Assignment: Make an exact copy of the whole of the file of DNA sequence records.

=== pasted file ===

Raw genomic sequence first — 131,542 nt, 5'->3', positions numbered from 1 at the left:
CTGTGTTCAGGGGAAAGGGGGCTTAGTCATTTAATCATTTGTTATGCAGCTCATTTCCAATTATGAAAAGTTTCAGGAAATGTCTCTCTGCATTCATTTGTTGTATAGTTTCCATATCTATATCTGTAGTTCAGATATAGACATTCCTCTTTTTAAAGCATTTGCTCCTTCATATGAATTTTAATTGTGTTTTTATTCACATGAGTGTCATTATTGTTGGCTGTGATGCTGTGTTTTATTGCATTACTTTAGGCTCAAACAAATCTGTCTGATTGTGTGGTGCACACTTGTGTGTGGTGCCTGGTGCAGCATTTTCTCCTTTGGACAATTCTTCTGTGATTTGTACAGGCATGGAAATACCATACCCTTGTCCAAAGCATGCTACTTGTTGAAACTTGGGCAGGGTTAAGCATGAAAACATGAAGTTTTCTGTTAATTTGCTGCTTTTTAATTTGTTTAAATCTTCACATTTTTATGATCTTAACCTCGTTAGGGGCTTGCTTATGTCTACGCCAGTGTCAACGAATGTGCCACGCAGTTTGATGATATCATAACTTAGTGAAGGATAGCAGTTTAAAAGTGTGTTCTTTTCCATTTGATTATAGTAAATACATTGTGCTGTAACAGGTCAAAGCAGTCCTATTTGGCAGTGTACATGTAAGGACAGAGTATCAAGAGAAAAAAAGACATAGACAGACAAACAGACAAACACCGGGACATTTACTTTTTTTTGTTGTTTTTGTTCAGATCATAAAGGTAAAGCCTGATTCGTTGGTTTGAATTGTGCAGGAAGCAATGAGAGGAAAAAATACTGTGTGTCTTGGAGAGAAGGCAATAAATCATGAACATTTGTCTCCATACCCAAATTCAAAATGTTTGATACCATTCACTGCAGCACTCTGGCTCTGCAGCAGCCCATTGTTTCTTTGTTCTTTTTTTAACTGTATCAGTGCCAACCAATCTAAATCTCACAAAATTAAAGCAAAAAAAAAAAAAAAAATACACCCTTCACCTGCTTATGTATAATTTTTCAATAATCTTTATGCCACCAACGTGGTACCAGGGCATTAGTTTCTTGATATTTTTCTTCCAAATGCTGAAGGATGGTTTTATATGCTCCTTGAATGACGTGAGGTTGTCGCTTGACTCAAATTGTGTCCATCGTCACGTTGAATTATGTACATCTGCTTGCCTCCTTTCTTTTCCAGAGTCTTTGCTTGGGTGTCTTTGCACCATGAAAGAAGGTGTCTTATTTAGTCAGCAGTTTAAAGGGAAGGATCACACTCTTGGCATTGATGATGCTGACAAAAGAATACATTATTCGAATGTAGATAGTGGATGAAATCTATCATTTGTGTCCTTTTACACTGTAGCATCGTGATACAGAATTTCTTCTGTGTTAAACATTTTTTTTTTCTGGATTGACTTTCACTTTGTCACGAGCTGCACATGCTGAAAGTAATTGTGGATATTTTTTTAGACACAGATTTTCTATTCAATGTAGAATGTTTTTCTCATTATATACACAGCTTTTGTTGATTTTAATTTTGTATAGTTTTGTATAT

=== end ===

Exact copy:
Raw genomic sequence first — 131,542 nt, 5'->3', positions numbered from 1 at the left:
CTGTGTTCAGGGGAAAGGGGGCTTAGTCATTTAATCATTTGTTATGCAGCTCATTTCCAATTATGAAAAGTTTCAGGAAATGTCTCTCTGCATTCATTTGTTGTATAGTTTCCATATCTATATCTGTAGTTCAGATATAGACATTCCTCTTTTTAAAGCATTTGCTCCTTCATATGAATTTTAATTGTGTTTTTATTCACATGAGTGTCATTATTGTTGGCTGTGATGCTGTGTTTTATTGCATTACTTTAGGCTCAAACAAATCTGTCTGATTGTGTGGTGCACACTTGTGTGTGGTGCCTGGTGCAGCATTTTCTCCTTTGGACAATTCTTCTGTGATTTGTACAGGCATGGAAATACCATACCCTTGTCCAAAGCATGCTACTTGTTGAAACTTGGGCAGGGTTAAGCATGAAAACATGAAGTTTTCTGTTAATTTGCTGCTTTTTAATTTGTTTAAATCTTCACATTTTTATGATCTTAACCTCGTTAGGGGCTTGCTTATGTCTACGCCAGTGTCAACGAATGTGCCACGCAGTTTGATGATATCATAACTTAGTGAAGGATAGCAGTTTAAAAGTGTGTTCTTTTCCATTTGATTATAGTAAATACATTGTGCTGTAACAGGTCAAAGCAGTCCTATTTGGCAGTGTACATGTAAGGACAGAGTATCAAGAGAAAAAAAGACATAGACAGACAAACAGACAAACACCGGGACATTTACTTTTTTTTGTTGTTTTTGTTCAGATCATAAAGGTAAAGCCTGATTCGTTGGTTTGAATTGTGCAGGAAGCAATGAGAGGAAAAAATACTGTGTGTCTTGGAGAGAAGGCAATAAATCATGAACATTTGTCTCCATACCCAAATTCAAAATGTTTGATACCATTCACTGCAGCACTCTGGCTCTGCAGCAGCCCATTGTTTCTTTGTTCTTTTTTTAACTGTATCAGTGCCAACCAATCTAAATCTCACAAAATTAAAGCAAAAAAAAAAAAAAAAATACACCCTTCACCTGCTTATGTATAATTTTTCAATAATCTTTATGCCACCAACGTGGTACCAGGGCATTAGTTTCTTGATATTTTTCTTCCAAATGCTGAAGGATGGTTTTATATGCTCCTTGAATGACGTGAGGTTGTCGCTTGACTCAAATTGTGTCCATCGTCACGTTGAATTATGTACATCTGCTTGCCTCCTTTCTTTTCCAGAGTCTTTGCTTGGGTGTCTTTGCACCATGAAAGAAGGTGTCTTATTTAGTCAGCAGTTTAAAGGGAAGGATCACACTCTTGGCATTGATGATGCTGACAAAAGAATACATTATTCGAATGTAGATAGTGGATGAAATCTATCATTTGTGTCCTTTTACACTGTAGCATCGTGATACAGAATTTCTTCTGTGTTAAACATTTTTTTTTTCTGGATTGACTTTCACTTTGTCACGAGCTGCACATGCTGAAAGTAATTGTGGATATTTTTTTAGACACAGATTTTCTATTCAATGTAGAATGTTTTTCTCATTATATACACAGCTTTTGTTGATTTTAATTTTGTATAGTTTTGTATAT